Groups of learners who develop relationships, share knowledge and together use that knowledge may be considered to be a learning community.  Learning communities, as proposed by Wenger (1998) serve to build and use knowledge within a community to increase its application among the group.  Wenger explains that “people are engaged in actions whose meanings they negotiate with one another” (Wenger, 1998, p. 73).  He further explains that these actions are mutually negotiated by the community, which defines the enterprise they are engaged in. This in turn, creates mutual accountability among participants.

 

Adult learners function well in an established learning community.  They tend to become more self-regulated in their approach to learning, and desire to immediately apply new knowledge to real life circumstances.  In addition, they seek to share their knowledge as a source of learning for others in the community, and collaborate with class members and faculty (Ausburn, 2004; Brookfield, 1986; Knowles, 1984; Fellenz & Conti, 1989).  Wenger (1998) explains that learners bring what they know to the learning community and influence others there.  They achieve their identity in the community by the way they participate. They build a shared knowledge about problems, events, methodology, etc. 

 

It is through this process that online learners may develop self-efficacy and self-regulation strategies.  Learners make judgments about their likelihood to succeed based on their beliefs about their abilities (Bandura, 1997; Driscoll, 2005).  Success and encouragement though the learning process further develops self-efficacy and continued motivation.  As the learner experiences success, self-efficacy and self-regulation are maintained (Bandura, 1997). 

 

So it is with a cohort of online learners.  Lapan (2002) maintains that self-regulated learners use their knowledge to guide them in the implementation of self-regulatory strategies and metacognitive knowledge to recognize the conditions and contexts for when these strategies should be used.  As they receive encouragement from the learning community and experience success, they become more self-regulated, and experience higher degrees of self-efficacy, which then contributes to higher levels of motivation (Bandura, 1997).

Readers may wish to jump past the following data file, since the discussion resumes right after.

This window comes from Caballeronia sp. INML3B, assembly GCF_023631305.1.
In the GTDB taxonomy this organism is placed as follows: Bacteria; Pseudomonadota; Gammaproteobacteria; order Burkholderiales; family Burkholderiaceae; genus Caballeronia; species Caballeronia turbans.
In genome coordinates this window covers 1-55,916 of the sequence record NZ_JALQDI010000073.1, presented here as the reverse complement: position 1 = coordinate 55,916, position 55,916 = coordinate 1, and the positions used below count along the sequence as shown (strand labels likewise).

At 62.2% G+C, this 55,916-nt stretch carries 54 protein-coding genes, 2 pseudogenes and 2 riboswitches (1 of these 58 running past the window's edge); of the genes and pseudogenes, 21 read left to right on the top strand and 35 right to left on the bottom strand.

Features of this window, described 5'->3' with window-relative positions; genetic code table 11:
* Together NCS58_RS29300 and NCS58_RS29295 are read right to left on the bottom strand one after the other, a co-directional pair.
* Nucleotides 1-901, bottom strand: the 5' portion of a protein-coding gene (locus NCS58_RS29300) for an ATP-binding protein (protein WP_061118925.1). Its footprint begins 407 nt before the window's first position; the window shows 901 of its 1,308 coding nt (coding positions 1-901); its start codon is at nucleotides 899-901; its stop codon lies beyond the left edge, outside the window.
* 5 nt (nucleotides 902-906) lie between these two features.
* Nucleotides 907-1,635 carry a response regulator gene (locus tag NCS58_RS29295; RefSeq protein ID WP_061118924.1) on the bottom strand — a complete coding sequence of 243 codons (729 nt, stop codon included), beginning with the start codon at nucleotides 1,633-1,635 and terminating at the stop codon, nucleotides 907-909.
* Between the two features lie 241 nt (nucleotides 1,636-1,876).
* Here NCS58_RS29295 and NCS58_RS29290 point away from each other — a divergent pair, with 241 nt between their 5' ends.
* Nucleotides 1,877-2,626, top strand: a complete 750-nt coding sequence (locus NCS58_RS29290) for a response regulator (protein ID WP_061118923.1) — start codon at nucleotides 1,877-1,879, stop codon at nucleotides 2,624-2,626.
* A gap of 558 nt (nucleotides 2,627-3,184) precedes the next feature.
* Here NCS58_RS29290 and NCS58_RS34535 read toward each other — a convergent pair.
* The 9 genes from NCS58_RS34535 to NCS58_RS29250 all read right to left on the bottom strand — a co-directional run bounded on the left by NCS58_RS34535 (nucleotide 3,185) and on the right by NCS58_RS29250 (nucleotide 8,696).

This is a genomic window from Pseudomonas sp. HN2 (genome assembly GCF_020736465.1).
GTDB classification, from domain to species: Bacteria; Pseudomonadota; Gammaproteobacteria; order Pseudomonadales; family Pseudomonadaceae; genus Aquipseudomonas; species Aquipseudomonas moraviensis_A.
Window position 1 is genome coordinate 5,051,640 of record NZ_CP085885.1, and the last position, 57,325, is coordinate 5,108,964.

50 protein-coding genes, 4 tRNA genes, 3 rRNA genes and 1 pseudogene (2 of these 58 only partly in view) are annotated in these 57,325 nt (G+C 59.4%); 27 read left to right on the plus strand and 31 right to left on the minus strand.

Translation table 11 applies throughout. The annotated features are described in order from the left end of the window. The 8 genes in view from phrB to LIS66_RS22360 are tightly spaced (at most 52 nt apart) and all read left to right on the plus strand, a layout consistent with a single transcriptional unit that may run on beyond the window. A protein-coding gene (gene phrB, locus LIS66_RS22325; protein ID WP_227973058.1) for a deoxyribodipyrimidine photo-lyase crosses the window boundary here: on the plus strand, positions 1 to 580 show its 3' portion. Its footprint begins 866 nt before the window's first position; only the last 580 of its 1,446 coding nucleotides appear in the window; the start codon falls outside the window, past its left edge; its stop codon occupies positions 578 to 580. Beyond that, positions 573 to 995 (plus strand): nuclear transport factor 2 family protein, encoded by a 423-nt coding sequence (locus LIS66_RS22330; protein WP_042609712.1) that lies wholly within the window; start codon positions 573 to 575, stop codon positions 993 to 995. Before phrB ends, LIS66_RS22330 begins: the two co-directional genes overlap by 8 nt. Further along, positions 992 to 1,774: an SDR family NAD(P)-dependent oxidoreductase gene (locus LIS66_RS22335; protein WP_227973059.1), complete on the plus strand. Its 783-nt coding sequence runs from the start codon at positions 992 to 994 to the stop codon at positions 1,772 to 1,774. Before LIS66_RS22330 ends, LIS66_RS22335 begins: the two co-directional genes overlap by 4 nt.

Qualitative Indications of Self-Regulation

 

The analysis of self-regulation strategies can be difficult.  However, Butler (2002) explains that researching behaviors through qualitative means can be an effective method to study the development and use of self-regulation strategies.   She maintains that studying self regulation qualitatively allows the researcher to examine the “function of events in context, rather than on the surface features of teacher or student activities” (p. 61).  She also explains that by viewing self-regulation through a “qualitative lens” (p. 61), researchers will begin to contribute to the view that multiple methods can illuminate the relationships between the “social and individual processes that shape SRL in context…(p. 61), as well as begin to examine past theories of self regulation developed using other methods.  Developing theory inductively, in other words, can assist researchers to effectively critique assumptions held regarding existing theories (Merriam, 1998; Creswell, 1998), including an examination of the validity of surveys or instruments, inconsistencies of researcher ratings, or that researchers may have been asking the wrong questions, based on predetermined assumptions (Butler, 2002).

   

Method

 

To that end, qualitative methods were used to determine the attitudes and habits of cohorts of online learners perusing elementary education degrees online in a longitudinal study.  Five separate cohorts of online learners pursing degrees in elementary education were the focus of the study.  Each cohort began and ended their programs together, and acceptance and entrance into the teacher education was staggered for each group, so that as one cohort was student teaching, another was beginning the program.  The program required a cohort of students to begin the program in tandem, take all the same classes each semester, come to campus for summer study, and student teach and graduate together.  At the time of the research, there were from three to four separate cohorts moving through the teacher education program, each at different points in the degree requirements. 

 

During the first round of surveys (fall, 2005), one cohort was student teaching, and two groups had completed three semesters (including one summer session each).  During the next round of surveys (spring 2006) an additional cohort had completed student teaching, one was continuing, and two more new cohorts (one graduate and one undergraduate) were in their first semester of classes.